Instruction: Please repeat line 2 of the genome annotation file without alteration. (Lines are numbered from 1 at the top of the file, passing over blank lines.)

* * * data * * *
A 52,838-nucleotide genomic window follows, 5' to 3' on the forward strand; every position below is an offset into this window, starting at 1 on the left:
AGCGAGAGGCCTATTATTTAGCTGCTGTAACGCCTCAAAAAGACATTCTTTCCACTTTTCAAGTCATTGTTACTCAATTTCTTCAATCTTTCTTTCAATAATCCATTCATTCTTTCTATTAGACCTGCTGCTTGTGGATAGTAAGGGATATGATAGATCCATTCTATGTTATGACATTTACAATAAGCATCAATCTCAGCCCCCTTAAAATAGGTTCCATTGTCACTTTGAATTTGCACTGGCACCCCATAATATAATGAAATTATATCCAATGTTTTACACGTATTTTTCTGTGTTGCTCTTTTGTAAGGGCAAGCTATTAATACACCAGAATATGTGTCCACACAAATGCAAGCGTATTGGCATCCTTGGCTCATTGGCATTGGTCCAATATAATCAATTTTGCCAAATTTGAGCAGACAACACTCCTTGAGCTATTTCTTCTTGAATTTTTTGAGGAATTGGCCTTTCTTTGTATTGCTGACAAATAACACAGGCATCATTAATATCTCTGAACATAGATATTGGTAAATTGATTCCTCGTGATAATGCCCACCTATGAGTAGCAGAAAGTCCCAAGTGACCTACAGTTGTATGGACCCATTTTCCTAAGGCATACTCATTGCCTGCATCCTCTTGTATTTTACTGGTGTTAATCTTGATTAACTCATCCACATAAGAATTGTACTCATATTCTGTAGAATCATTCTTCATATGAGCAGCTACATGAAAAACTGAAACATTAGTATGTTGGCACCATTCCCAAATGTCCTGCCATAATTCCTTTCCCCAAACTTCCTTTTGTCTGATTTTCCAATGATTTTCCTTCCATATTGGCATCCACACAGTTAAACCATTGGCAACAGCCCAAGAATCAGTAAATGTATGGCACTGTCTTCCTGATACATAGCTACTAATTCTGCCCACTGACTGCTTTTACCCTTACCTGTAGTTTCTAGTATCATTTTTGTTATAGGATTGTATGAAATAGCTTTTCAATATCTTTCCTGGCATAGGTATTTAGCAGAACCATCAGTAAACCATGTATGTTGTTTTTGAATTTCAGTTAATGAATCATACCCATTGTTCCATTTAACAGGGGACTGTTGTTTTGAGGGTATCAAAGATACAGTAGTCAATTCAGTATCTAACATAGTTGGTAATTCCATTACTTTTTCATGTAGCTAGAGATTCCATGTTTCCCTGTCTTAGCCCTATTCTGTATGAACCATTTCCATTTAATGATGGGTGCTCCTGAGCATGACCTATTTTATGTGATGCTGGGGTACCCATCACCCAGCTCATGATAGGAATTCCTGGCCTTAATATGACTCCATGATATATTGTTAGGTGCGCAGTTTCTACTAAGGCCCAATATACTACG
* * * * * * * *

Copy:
AGCGAGAGGCCTATTATTTAGCTGCTGTAACGCCTCAAAAAGACATTCTTTCCACTTTTCAAGTCATTGTTACTCAATTTCTTCAATCTTTCTTTCAATAATCCATTCATTCTTTCTATTAGACCTGCTGCTTGTGGATAGTAAGGGATATGATAGATCCATTCTATGTTATGACATTTACAATAAGCATCAATCTCAGCCCCCTTAAAATAGGTTCCATTGTCACTTTGAATTTGCACTGGCACCCCATAATATAATGAAATTATATCCAATGTTTTACACGTATTTTTCTGTGTTGCTCTTTTGTAAGGGCAAGCTATTAATACACCAGAATATGTGTCCACACAAATGCAAGCGTATTGGCATCCTTGGCTCATTGGCATTGGTCCAATATAATCAATTTTGCCAAATTTGAGCAGACAACACTCCTTGAGCTATTTCTTCTTGAATTTTTTGAGGAATTGGCCTTTCTTTGTATTGCTGACAAATAACACAGGCATCATTAATATCTCTGAACATAGATATTGGTAAATTGATTCCTCGTGATAATGCCCACCTATGAGTAGCAGAAAGTCCCAAGTGACCTACAGTTGTATGGACCCATTTTCCTAAGGCATACTCATTGCCTGCATCCTCTTGTATTTTACTGGTGTTAATCTTGATTAACTCATCCACATAAGAATTGTACTCATATTCTGTAGAATCATTCTTCATATGAGCAGCTACATGAAAAACTGAAACATTAGTATGTTGGCACCATTCCCAAATGTCCTGCCATAATTCCTTTCCCCAAACTTCCTTTTGTCTGATTTTCCAATGATTTTCCTTCCATATTGGCATCCACACAGTTAAACCATTGGCAACAGCCCAAGAATCAGTAAATGTATGGCACTGTCTTCCTGATACATAGCTACTAATTCTGCCCACTGACTGCTTTTACCCTTACCTGTAGTTTCTAGTATCATTTTTGTTATAGGATTGTATGAAATAGCTTTTCAATATCTTTCCTGGCATAGGTATTTAGCAGAACCATCAGTAAACCATGTATGTTGTTTTTGAATTTCAGTTAATGAATCATACCCATTGTTCCATTTAACAGGGGACTGTTGTTTTGAGGGTATCAAAGATACAGTAGTCAATTCAGTATCTAACATAGTTGGTAATTCCATTACTTTTTCATGTAGCTAGAGATTCCATGTTTCCCTGTCTTAGCCCTATTCTGTATGAACCATTTCCATTTAATGATGGGTGCTCCTGAGCATGACCTATTTTATGTGATGCTGGGGTACCCATCACCCAGCTCATGATAGGAATTCCTGGCCTTAATATGACTCCATGATATATTGTTAGGTGCGCAGTTTCTACTAAGGCCCAATATACTACG